Korah was guilty of not recognizing that all position and authority are given by God, and in his lust for power and influence, he forced a confrontation with Moses and Aaron. He didn't realize that his rebellion was actually against God Himself. The Lord vindicated Moses and Aaron in the presence of all the people when He caused the earth to open up and swallow Korah and his followers. Their covetousness resulted in the destruction of them and their entire families.
I once heard someone explain God-given authority and position like this: If other people overheard when God was giving Moses the blueprint to the tabernacle in the desert, and they ran out and constructed it according to His specifications, would God be obligated to honor the duplicate or the one built by the person He gave the assignment to?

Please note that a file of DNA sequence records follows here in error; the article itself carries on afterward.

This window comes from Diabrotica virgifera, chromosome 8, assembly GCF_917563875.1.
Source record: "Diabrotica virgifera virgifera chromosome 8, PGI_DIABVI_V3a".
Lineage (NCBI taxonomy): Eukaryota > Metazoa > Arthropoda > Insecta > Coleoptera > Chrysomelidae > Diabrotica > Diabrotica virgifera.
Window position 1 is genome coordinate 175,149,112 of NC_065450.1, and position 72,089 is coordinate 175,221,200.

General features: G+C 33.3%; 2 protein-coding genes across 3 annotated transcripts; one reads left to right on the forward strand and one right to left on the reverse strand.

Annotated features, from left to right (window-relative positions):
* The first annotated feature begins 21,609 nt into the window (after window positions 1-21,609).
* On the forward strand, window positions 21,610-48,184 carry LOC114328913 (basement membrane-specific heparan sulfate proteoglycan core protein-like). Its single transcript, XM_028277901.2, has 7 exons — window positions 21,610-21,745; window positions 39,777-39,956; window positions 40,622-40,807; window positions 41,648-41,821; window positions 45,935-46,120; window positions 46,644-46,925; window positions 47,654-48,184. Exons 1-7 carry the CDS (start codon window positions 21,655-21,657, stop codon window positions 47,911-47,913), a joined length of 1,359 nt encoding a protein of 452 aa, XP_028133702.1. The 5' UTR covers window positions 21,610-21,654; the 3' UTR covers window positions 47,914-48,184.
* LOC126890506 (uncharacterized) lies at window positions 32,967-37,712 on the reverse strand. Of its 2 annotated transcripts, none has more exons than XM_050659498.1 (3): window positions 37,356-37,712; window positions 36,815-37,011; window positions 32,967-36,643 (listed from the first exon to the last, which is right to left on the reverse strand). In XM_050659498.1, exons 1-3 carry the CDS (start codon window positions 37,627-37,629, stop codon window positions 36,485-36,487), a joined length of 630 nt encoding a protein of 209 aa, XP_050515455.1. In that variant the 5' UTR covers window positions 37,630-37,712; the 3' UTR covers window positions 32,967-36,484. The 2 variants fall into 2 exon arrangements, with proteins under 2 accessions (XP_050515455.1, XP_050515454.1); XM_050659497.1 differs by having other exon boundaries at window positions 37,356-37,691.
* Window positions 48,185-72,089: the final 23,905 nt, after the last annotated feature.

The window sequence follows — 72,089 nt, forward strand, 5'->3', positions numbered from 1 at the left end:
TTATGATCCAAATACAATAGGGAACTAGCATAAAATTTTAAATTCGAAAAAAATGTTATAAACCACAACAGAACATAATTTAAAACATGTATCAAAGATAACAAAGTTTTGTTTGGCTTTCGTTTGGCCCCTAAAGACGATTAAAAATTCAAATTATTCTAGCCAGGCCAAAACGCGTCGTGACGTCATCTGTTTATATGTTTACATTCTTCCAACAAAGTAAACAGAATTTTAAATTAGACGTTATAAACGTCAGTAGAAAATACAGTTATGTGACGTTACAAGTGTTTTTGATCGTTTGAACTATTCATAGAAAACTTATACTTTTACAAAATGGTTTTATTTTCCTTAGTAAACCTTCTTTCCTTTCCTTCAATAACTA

Every one of us has giftings and callings, and it's a privilege to be a part of what God is doing. But we need to be content with what He has given us. Too often we covet what others are doing or what they have. We compare ourselves. But God is no respecter of persons. He does not want us to compare ourselves but to steward what He has given us to do.
The destructive fire of covetousness rages in the heart and thoughts of man until it births sin and destruction. David and Ahab obtained the object of their lust, but lost much of the good that they possessed. Korah never saw his lust fulfilled, and was destroyed just the same.
The battle against covetousness is waged in the heart and mind and it is there that the victory must be won.
(You can also listen to the "10 Commandments and Golden Rule" series on the A Word in Season with Doug Stringer and Friends podcast on the Charisma Podcast Network or your favorite podcast app).
Doug Stringer is founder and president of Somebody Cares America and Somebody Cares International, a global network bringing hope and healing to communities through prayer initiatives, compassion outreaches and cooperative efforts. He is the author of numerous books, including In Search of a Father's Blessing and Leadership Awakening: Foundational Principles for Lasting Success.